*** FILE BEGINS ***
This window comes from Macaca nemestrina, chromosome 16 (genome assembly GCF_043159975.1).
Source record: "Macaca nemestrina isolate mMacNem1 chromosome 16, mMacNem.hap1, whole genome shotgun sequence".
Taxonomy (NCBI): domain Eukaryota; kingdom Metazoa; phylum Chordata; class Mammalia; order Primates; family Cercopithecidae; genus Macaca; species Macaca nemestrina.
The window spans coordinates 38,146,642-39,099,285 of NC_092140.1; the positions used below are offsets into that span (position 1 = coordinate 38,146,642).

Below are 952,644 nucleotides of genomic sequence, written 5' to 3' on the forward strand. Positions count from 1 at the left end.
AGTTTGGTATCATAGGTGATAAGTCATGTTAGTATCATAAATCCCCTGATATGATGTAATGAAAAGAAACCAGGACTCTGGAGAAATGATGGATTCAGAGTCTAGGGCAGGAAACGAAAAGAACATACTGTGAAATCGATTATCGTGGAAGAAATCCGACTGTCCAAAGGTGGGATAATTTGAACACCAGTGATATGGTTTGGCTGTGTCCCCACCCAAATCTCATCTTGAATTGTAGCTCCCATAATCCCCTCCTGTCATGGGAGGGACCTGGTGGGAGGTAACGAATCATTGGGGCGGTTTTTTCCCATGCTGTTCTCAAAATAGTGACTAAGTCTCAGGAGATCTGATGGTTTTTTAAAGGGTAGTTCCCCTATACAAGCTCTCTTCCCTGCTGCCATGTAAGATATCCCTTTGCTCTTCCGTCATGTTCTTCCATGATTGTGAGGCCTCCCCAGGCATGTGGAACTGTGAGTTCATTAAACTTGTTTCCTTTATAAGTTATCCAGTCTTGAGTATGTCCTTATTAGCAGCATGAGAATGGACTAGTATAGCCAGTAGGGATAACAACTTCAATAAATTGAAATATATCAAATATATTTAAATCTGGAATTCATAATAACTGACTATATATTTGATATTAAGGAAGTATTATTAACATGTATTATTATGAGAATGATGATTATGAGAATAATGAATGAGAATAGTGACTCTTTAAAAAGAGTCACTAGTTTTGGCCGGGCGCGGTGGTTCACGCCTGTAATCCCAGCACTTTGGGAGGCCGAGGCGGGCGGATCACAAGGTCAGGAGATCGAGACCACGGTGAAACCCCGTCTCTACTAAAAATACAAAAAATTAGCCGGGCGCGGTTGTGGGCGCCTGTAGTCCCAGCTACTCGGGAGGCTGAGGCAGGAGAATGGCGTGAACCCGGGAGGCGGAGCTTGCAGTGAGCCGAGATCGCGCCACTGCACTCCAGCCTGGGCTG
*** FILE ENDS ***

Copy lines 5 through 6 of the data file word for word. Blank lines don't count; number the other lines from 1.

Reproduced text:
Below are 952,644 nucleotides of genomic sequence, written 5' to 3' on the forward strand. Positions count from 1 at the left end.
AGTTTGGTATCATAGGTGATAAGTCATGTTAGTATCATAAATCCCCTGATATGATGTAATGAAAAGAAACCAGGACTCTGGAGAAATGATGGATTCAGAGTCTAGGGCAGGAAACGAAAAGAACATACTGTGAAATCGATTATCGTGGAAGAAATCCGACTGTCCAAAGGTGGGATAATTTGAACACCAGTGATATGGTTTGGCTGTGTCCCCACCCAAATCTCATCTTGAATTGTAGCTCCCATAATCCCCTCCTGTCATGGGAGGGACCTGGTGGGAGGTAACGAATCATTGGGGCGGTTTTTTCCCATGCTGTTCTCAAAATAGTGACTAAGTCTCAGGAGATCTGATGGTTTTTTAAAGGGTAGTTCCCCTATACAAGCTCTCTTCCCTGCTGCCATGTAAGATATCCCTTTGCTCTTCCGTCATGTTCTTCCATGATTGTGAGGCCTCCCCAGGCATGTGGAACTGTGAGTTCATTAAACTTGTTTCCTTTATAAGTTATCCAGTCTTGAGTATGTCCTTATTAGCAGCATGAGAATGGACTAGTATAGCCAGTAGGGATAACAACTTCAATAAATTGAAATATATCAAATATATTTAAATCTGGAATTCATAATAACTGACTATATATTTGATATTAAGGAAGTATTATTAACATGTATTATTATGAGAATGATGATTATGAGAATAATGAATGAGAATAGTGACTCTTTAAAAAGAGTCACTAGTTTTGGCCGGGCGCGGTGGTTCACGCCTGTAATCCCAGCACTTTGGGAGGCCGAGGCGGGCGGATCACAAGGTCAGGAGATCGAGACCACGGTGAAACCCCGTCTCTACTAAAAATACAAAAAATTAGCCGGGCGCGGTTGTGGGCGCCTGTAGTCCCAGCTACTCGGGAGGCTGAGGCAGGAGAATGGCGTGAACCCGGGAGGCGGAGCTTGCAGTGAGCCGAGATCGCGCCACTGCACTCCAGCCTGGGCTG